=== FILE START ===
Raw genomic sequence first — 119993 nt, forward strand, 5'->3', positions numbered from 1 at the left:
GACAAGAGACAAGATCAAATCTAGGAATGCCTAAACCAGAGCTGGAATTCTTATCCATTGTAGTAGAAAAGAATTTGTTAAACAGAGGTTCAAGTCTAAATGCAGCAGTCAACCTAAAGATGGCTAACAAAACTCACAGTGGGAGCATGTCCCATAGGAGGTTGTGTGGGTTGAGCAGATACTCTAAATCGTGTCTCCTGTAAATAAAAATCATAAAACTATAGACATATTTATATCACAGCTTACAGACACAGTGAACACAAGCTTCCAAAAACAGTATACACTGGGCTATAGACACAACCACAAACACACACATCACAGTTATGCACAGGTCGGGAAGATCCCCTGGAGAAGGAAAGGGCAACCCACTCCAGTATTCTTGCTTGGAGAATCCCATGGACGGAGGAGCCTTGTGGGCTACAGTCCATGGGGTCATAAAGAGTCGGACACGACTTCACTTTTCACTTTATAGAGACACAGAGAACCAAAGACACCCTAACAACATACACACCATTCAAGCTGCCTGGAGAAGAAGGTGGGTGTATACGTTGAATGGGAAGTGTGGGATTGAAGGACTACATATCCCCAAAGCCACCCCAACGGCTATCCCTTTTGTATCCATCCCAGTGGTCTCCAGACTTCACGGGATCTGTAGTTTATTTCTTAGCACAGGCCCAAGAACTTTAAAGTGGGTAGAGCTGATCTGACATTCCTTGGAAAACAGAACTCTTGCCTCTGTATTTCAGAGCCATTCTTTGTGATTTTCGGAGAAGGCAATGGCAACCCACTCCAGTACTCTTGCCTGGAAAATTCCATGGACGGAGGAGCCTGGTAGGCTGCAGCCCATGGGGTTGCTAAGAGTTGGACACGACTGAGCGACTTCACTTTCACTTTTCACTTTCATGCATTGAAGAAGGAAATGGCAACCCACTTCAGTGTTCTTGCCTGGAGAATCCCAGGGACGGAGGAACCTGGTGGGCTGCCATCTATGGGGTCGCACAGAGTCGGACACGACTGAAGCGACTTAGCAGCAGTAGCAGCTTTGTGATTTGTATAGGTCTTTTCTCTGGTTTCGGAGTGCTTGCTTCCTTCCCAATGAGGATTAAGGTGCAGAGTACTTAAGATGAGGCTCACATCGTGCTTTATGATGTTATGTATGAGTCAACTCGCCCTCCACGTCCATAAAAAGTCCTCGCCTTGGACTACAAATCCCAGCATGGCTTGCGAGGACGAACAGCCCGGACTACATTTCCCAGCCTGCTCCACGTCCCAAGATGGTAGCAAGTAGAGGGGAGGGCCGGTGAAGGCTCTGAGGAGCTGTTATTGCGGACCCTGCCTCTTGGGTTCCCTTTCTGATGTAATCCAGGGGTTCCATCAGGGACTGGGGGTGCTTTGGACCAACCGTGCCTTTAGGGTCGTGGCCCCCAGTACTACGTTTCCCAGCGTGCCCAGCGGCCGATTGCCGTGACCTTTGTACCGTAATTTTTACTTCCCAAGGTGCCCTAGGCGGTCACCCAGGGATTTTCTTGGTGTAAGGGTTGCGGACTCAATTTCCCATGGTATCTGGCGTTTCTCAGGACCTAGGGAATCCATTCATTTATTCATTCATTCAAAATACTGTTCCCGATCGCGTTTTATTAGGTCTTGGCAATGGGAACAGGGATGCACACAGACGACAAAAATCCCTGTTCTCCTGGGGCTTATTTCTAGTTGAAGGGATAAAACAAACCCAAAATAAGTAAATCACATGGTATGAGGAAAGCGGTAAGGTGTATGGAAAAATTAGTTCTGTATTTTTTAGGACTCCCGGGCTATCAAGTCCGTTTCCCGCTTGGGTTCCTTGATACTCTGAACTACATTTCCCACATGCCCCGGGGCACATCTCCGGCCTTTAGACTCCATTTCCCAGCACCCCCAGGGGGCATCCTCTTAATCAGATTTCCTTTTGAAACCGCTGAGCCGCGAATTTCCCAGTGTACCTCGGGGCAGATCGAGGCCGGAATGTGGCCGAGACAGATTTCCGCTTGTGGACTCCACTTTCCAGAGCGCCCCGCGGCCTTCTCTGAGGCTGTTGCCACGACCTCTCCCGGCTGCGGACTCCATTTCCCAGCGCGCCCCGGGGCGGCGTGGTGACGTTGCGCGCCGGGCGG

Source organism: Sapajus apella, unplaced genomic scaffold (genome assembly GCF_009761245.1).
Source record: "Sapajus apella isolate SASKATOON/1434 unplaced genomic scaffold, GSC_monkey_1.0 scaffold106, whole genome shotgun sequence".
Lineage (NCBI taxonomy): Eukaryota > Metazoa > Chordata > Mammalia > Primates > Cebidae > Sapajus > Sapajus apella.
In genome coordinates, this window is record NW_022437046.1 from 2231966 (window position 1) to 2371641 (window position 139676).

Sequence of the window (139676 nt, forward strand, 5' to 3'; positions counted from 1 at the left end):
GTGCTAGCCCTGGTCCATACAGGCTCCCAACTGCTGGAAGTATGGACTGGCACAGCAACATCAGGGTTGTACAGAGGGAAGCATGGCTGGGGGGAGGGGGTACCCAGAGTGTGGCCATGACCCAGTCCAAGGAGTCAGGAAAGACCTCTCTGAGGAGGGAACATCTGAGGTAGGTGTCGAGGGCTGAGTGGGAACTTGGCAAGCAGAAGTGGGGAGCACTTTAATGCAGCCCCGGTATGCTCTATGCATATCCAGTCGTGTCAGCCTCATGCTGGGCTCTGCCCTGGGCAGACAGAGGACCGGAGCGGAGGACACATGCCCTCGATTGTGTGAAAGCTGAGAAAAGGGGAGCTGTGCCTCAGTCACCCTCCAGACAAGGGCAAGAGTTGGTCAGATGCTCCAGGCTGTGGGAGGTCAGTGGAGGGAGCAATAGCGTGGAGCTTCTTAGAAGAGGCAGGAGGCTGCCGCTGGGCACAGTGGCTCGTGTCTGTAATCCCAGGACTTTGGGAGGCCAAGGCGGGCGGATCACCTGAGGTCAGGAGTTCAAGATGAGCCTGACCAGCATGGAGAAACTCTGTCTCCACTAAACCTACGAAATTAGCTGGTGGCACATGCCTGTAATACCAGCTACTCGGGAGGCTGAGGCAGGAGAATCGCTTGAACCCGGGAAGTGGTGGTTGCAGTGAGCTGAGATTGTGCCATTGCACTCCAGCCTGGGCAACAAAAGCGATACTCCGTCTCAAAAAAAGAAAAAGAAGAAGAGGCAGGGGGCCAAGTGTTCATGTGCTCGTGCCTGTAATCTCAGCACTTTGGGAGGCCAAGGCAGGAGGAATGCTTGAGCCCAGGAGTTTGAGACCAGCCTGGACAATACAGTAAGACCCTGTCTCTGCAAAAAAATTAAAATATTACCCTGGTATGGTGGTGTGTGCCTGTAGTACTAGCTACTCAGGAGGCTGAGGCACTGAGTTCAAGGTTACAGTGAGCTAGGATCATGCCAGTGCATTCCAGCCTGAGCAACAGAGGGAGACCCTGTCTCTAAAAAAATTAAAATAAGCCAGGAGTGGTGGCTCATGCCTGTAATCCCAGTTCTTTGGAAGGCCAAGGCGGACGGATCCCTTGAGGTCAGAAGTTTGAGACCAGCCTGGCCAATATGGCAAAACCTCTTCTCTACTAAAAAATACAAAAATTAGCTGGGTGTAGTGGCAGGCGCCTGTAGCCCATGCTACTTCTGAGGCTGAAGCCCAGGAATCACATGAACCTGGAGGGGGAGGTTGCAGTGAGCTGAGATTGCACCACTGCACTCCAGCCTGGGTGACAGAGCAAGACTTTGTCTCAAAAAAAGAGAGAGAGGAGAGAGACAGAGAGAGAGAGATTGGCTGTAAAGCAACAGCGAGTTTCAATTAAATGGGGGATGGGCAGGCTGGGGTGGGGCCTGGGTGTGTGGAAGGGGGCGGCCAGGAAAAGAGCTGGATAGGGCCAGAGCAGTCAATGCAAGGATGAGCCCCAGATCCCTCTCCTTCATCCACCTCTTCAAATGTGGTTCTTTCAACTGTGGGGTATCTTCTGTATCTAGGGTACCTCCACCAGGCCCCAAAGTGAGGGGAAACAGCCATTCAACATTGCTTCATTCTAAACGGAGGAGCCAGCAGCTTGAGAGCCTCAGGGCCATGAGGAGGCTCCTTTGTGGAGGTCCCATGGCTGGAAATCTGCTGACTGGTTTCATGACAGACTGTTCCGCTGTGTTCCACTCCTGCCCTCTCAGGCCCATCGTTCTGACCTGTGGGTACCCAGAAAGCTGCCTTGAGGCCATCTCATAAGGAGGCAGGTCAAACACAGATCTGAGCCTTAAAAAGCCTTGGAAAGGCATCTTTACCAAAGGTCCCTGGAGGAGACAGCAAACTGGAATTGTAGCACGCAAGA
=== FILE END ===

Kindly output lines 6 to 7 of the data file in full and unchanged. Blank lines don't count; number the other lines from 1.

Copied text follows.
In genome coordinates, this window is record NW_022437046.1 from 2231966 (window position 1) to 2371641 (window position 139676).

Sequence of the window (139676 nt, forward strand, 5' to 3'; positions counted from 1 at the left end):